The latest figures for the UK public finances have given Rishi Sunak a large windfall on the eve of his Spring Statement, putting the chancellor in a strong position to help households with the sharply rising cost of living.
Strong tax receipts in February alongside a £ 13.2bn downward revision in public borrowing this financial year mean the deficit is set to be almost £ 30bn lower than the Office for Budget Responsibility forecast at the time of the October Budget.
Responding to the figures, the chancellor again hinted that he was preparing to help families deal with the cost of living crisis in his Spring Statement.
“Look at our record, we have supported people – and our fiscal rules mean we have helped households while also investing in the economy for the longer term,” he said in a statement.
But Sunak also tried to downplay the improvements in the public finances outlook. Global economic uncertainty raised the importance of taking “a responsible approach” to the public finances, he added.
Much of the improvement in borrowing will continue into 2022-23, strengthening pressure on Sunak to support families and delay the planned increase in national insurance contributions for employers and employees.
Strong tax revenues have come from the rapid growth of employment and rising inflation that is pushing up consumer spending and therefore value added tax revenues, which were 18.3 per cent higher in February than in the same month a year earlier.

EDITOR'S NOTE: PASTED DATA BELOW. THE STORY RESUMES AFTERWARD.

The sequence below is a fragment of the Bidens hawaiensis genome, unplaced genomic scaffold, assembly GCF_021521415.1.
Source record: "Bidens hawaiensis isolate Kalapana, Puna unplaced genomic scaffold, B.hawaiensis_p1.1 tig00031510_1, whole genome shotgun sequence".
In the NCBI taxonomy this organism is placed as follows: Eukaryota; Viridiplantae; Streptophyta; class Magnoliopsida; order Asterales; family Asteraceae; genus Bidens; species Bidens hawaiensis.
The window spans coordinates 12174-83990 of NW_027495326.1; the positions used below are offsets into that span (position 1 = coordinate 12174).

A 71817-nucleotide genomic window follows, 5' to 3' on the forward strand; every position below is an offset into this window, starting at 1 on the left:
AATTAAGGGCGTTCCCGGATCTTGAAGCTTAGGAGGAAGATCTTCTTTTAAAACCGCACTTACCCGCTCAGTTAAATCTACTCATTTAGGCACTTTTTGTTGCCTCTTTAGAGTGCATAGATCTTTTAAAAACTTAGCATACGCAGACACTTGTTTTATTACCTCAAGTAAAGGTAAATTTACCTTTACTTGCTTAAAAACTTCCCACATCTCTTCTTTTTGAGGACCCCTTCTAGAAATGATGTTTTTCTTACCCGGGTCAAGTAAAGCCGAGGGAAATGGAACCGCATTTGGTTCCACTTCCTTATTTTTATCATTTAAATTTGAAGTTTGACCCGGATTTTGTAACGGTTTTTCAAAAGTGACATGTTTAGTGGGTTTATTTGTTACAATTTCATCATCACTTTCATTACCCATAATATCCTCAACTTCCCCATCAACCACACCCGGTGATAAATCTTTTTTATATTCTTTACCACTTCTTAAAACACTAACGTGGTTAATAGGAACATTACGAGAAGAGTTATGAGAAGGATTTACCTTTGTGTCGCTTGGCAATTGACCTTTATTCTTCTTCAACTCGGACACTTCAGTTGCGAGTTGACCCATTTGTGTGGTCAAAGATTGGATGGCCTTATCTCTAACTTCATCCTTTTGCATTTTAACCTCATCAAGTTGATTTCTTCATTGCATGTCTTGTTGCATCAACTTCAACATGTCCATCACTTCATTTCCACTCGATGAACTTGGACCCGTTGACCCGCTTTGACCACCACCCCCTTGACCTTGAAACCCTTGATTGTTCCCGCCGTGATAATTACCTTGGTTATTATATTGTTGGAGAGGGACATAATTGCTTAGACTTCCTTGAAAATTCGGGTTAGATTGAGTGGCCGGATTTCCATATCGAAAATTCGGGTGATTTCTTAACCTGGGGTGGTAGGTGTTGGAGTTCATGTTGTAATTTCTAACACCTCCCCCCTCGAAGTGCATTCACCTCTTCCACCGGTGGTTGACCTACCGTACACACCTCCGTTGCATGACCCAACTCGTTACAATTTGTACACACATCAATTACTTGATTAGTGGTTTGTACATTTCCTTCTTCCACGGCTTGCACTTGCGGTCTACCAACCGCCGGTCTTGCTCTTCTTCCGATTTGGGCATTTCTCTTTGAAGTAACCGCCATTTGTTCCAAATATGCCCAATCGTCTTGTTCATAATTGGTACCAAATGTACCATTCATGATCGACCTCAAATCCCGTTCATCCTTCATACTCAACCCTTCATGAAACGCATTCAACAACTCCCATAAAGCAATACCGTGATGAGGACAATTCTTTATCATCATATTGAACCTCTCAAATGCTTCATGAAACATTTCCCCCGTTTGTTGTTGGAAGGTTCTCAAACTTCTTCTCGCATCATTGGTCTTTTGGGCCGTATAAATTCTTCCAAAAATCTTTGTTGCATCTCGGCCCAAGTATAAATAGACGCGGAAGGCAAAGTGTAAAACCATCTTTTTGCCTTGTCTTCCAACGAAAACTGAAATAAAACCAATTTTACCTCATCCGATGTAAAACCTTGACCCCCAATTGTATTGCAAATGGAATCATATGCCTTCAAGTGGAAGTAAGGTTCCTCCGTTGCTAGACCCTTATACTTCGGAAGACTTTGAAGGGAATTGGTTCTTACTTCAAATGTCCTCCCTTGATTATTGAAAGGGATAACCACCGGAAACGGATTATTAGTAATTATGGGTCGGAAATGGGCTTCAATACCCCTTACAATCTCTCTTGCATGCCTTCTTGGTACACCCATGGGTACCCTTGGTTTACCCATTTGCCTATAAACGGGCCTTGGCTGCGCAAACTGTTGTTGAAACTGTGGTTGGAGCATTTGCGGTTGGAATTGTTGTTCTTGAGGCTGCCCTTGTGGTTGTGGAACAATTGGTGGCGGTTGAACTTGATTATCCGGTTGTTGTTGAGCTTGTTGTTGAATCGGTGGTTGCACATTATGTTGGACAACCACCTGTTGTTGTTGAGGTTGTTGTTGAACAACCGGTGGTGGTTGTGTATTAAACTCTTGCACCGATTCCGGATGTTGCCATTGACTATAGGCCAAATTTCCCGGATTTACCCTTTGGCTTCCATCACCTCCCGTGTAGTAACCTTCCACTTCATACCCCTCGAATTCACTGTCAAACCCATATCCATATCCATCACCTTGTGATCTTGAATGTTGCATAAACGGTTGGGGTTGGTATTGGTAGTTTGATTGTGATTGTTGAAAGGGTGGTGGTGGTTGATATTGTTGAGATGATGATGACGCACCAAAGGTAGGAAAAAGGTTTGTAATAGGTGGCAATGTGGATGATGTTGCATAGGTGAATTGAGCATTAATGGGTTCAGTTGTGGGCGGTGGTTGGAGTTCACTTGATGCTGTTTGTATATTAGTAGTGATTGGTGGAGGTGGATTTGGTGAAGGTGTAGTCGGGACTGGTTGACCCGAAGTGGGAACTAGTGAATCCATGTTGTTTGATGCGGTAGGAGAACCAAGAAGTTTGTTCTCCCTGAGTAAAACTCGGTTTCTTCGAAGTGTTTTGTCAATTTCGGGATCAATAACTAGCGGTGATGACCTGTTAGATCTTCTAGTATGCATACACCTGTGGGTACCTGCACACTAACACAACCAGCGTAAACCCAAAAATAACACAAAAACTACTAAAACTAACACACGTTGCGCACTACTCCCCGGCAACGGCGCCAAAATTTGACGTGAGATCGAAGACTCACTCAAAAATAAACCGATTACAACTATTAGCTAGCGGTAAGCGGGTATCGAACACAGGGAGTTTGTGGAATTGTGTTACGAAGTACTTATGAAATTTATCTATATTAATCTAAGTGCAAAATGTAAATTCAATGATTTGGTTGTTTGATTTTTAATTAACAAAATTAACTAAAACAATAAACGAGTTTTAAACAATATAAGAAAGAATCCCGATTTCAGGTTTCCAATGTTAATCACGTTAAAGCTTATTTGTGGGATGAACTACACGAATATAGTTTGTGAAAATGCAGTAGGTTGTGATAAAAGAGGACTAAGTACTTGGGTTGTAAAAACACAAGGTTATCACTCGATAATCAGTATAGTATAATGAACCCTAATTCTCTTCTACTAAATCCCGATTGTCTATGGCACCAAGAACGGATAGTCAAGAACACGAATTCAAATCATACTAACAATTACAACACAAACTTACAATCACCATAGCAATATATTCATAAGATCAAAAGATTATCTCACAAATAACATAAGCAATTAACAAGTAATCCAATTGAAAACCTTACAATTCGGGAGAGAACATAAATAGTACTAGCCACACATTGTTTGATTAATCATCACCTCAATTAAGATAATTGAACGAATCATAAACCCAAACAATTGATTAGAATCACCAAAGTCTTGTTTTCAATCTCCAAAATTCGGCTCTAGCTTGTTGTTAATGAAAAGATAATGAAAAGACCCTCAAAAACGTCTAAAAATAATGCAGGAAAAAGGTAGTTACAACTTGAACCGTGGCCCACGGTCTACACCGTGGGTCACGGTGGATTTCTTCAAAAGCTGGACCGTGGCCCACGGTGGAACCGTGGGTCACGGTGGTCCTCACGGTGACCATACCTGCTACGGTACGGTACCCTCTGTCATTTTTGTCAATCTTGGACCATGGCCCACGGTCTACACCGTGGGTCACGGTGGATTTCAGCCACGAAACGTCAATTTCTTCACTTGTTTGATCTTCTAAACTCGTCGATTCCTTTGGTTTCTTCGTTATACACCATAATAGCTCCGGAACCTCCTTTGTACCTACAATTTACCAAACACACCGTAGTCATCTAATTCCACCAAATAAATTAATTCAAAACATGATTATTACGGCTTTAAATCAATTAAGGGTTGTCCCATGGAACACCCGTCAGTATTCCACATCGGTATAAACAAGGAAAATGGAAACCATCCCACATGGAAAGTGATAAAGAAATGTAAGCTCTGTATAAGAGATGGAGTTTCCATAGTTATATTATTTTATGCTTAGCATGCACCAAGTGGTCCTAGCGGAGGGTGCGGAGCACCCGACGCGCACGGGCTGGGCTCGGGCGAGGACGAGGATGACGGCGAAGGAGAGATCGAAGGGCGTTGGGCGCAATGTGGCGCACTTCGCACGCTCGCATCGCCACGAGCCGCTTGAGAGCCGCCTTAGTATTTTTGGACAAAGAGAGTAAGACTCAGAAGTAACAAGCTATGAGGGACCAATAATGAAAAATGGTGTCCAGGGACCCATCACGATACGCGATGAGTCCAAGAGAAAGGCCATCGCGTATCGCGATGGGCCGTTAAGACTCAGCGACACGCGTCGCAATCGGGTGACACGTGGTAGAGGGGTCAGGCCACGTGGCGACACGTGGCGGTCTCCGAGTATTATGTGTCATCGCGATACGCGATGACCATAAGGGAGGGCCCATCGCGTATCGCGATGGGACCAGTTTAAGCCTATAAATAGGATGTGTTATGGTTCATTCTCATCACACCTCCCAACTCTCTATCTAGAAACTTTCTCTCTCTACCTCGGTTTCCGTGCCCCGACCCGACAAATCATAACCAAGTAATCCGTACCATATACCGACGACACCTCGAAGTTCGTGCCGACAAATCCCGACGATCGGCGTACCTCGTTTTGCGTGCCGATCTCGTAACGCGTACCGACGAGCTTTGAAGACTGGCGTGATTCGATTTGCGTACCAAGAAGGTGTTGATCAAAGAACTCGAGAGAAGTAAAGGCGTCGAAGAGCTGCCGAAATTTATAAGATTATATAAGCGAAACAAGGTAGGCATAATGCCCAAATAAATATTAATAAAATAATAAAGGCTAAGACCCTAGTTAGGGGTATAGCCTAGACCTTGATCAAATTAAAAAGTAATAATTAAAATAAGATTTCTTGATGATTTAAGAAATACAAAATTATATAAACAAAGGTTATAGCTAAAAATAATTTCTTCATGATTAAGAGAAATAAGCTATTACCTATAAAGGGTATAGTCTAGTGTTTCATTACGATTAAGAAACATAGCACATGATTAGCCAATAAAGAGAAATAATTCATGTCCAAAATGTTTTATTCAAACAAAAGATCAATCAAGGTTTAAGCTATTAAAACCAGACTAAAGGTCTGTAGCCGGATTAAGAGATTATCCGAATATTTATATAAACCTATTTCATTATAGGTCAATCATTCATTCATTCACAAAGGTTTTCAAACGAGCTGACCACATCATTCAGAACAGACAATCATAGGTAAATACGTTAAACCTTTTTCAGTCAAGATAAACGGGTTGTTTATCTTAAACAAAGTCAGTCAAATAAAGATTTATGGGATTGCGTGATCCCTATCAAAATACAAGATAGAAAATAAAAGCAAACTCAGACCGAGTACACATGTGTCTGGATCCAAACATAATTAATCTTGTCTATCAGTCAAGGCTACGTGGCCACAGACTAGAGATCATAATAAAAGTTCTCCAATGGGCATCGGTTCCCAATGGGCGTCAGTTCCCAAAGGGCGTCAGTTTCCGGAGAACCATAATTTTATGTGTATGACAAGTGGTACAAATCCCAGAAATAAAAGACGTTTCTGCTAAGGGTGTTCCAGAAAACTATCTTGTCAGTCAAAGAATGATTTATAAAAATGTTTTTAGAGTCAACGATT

However, schools, hospitals and the military have not yet been compensated for higher inflation-raising pressure on their budgets, in what Jonathan Portes, a professor at King’s College London, called an “austerity by stealth”.
In February, the public sector net borrowing was £ 13.1bn, an improvement on the £ 15.5bn figure posted in the same month of 2021.
The revised figures for the first 11 months of the 2021-22 financial year showed the government borrowing £ 138.4bn. With March borrowing expected to be around £ 15bn, the total deficit for the year is now likely to be approximately £ 153bn, about £ 30bn lower than the OBR forecast from last October.
James Smith, research director of the Resolution Foundation, said the figures gave Sunak more room to maneuver in the Spring Statement even though the improvements will have come too late to be included in the official forecasts. “The chancellor should take this opportunity to provide emergency income support to families through this cost of living crisis, starting with a £ 9bn boost to working-age and retirement benefits,” he said.
Debt interest at £ 8.2bn in February was £ 2.8bn higher than a year ago, reflecting higher interest rates and inflation payments on index-linked government debt, but this was dwarfed by the effect of higher inflation, employment and wages on tax receipts.
At this stage in the financial year, the OBR expected borrowing to be £ 164.3bn, about £ 25.9bn higher than the Office for National Statistics had estimated.